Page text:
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Poem: Partition, 1947

By Varsha Sundriyal

Can you tell me Abbu about the war you went through?
I saw burning houses with bodies within.
I saw children dying, women abused, and men brutalised.
One lost son, one lost father, one lost faith, and one lost hope.

Wives tearing their hair out.
Not sindoor but blood on heads.
Clutching their tattered clothes running for their lives.
Hiding children on their breast shielding them from the bullets.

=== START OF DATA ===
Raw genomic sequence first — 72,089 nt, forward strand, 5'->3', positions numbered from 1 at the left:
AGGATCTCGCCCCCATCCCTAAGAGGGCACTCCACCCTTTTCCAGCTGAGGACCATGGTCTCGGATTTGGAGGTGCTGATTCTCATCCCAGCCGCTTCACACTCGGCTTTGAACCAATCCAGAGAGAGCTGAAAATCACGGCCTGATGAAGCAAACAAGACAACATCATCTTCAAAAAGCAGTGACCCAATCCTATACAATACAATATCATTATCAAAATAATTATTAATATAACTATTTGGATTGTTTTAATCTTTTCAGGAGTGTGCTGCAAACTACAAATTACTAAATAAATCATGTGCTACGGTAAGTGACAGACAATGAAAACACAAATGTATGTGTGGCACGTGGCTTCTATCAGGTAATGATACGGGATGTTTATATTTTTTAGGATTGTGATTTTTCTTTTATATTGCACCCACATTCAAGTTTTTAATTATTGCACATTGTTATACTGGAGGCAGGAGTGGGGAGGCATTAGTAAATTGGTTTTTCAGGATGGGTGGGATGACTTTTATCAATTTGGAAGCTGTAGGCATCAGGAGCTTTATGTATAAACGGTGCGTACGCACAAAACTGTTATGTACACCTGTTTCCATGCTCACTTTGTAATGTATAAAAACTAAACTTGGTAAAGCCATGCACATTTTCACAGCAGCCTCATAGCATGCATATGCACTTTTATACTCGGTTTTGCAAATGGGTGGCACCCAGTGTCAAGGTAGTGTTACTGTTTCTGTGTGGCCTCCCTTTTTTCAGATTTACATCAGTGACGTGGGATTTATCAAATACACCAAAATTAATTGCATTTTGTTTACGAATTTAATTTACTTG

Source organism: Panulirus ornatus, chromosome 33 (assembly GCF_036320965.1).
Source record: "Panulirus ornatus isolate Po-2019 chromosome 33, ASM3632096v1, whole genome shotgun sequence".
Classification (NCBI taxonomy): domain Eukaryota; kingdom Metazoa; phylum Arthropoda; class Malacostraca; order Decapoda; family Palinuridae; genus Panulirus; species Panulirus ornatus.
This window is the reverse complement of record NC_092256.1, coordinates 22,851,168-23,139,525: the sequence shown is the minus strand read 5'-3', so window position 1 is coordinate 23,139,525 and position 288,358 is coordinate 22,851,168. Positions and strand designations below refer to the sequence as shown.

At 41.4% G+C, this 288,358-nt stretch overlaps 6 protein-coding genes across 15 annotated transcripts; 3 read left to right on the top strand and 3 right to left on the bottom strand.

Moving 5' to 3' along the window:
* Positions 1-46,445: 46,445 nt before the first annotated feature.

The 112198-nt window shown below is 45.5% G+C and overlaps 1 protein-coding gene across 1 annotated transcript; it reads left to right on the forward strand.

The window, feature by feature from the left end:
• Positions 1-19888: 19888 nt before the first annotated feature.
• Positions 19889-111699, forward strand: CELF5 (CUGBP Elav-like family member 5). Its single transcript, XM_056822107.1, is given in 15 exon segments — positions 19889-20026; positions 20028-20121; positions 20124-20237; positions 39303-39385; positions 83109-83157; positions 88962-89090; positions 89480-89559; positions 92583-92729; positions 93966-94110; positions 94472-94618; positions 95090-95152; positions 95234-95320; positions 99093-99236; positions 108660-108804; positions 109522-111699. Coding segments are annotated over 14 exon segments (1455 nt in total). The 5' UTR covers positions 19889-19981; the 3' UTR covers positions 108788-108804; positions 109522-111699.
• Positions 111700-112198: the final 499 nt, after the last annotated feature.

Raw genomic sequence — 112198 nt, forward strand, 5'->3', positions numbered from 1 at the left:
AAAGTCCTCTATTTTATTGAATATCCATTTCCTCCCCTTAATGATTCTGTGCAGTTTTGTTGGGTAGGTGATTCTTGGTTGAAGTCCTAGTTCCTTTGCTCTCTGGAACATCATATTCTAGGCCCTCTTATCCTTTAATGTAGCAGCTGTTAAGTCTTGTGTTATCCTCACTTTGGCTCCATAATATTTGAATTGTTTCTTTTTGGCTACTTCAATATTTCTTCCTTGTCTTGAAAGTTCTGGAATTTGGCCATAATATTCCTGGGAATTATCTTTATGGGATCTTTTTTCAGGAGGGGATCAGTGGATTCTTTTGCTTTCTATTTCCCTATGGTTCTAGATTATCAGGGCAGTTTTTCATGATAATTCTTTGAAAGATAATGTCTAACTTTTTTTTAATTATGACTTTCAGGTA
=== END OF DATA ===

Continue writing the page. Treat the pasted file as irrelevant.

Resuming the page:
Families scrambling for life.
Blood running like a river.
Fleeing the very place we called home
Where no friends could be found.

This was the war when we forget what it means to be human.
This was the war when religion divided us.
This was the war of 1947.

These horrors visit me every night.
I heard the same cry in 1971.
I suffered the same desolation in 1965, ’71, ’99.

My soul shatters every time
‘Paradise’ on earth is torn to pieces.
Every time the riots break loose
My heart shudders, and I see death looming ahead.

Varsha Sundriyal is pursuing her graduation in English Literature from University of Delhi.


For more stories, read Café Dissensus Everyday, the blog of Café Dissensus Magazine.

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